Okay. No one can claim that the vortex of disappearing money is not confusing. Those of us who spend our days buying mere things with services thrown in for a bonus, are bound to be confused by the array of ways in which money, currencies, debt are bought, repackaged and sold. Not to mention the ways in which the possibility of any of those “things” fluctuating in value is then remade into a commodity in and of itself.
So, I’m assembling here (stay tuned to this post) as much background as I can on how this happened…
First up, is This American Life‘s collaboration with NPR on The Giant Pool of Money, an hour-long radio documentary on how excess cash begat a housing boom, a mortgage collapse, and the credit crunch. Ignore the bit from early this summer when they speculate that everything will only get as bad as the 1970s. As Lehman Brother’s understated last dispatch declares:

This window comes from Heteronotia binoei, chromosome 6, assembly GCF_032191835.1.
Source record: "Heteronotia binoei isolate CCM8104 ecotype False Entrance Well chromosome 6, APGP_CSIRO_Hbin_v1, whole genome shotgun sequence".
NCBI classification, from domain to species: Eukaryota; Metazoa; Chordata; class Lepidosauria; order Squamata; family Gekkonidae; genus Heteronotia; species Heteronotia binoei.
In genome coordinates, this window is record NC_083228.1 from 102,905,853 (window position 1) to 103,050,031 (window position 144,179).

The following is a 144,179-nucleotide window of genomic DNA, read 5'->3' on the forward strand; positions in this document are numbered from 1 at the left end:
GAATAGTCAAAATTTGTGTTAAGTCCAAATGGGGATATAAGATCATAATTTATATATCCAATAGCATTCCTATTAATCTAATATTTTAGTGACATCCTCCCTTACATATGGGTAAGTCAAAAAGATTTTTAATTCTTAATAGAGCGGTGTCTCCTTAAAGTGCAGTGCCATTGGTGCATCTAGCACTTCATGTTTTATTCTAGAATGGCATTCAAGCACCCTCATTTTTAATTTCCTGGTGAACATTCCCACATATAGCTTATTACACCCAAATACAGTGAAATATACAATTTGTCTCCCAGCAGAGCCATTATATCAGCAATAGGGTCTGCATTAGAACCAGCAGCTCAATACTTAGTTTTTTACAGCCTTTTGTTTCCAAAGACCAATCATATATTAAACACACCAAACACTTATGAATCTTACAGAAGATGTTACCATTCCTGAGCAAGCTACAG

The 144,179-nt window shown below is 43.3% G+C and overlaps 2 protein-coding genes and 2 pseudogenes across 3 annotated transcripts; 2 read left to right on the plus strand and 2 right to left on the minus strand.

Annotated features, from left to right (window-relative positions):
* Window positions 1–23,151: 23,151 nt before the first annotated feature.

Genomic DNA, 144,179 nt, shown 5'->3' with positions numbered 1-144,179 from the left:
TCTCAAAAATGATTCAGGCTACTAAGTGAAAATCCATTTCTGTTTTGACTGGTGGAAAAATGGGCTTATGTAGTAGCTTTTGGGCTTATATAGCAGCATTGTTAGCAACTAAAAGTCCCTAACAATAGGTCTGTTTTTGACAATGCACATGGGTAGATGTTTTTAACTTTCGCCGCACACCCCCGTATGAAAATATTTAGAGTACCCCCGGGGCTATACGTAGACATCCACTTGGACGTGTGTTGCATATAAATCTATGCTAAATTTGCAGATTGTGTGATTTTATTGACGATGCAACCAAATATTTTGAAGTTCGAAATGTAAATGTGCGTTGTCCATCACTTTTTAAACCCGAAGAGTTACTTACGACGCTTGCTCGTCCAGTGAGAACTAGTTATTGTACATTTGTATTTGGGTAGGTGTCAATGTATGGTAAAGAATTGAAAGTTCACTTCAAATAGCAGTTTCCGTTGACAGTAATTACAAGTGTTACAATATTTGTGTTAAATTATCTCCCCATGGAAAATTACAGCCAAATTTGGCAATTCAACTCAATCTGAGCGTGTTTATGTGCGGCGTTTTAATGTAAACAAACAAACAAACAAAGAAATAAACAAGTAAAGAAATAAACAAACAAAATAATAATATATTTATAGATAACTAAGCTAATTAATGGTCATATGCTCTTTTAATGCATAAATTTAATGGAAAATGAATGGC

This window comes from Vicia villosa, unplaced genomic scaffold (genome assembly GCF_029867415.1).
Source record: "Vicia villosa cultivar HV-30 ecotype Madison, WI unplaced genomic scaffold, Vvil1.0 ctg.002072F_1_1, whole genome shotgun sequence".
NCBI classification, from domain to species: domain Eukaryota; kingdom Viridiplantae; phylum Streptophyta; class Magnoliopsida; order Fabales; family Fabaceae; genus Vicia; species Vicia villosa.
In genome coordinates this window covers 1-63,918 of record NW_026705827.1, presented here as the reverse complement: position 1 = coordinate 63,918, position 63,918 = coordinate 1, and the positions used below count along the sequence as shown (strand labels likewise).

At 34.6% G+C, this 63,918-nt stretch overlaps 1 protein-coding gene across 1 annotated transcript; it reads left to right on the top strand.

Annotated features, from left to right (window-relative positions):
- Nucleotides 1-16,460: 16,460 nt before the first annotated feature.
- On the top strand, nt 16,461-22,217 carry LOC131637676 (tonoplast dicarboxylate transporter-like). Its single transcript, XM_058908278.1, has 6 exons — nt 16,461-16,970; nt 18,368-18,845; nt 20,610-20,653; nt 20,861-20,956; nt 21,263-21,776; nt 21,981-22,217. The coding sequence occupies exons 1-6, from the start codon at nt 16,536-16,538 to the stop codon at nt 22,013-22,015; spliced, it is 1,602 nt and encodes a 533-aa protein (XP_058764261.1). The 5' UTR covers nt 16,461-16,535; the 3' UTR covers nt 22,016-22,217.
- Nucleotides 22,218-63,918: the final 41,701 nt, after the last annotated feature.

This episode of financial crisis appears to be much deeper and more serious than we and most observers thought it likely to be. And it is by no means clear that it is over.
The New York Times, which has had to start a blog called Freakonomics (after a book, but imagine the great grey paper running that title in stabler times), offers summaries of the crisis by David Leonhardt, “Bubblenomics,” and John Steele Gordon, “Greed, Stupidity, Delusion — and Some More Greed.”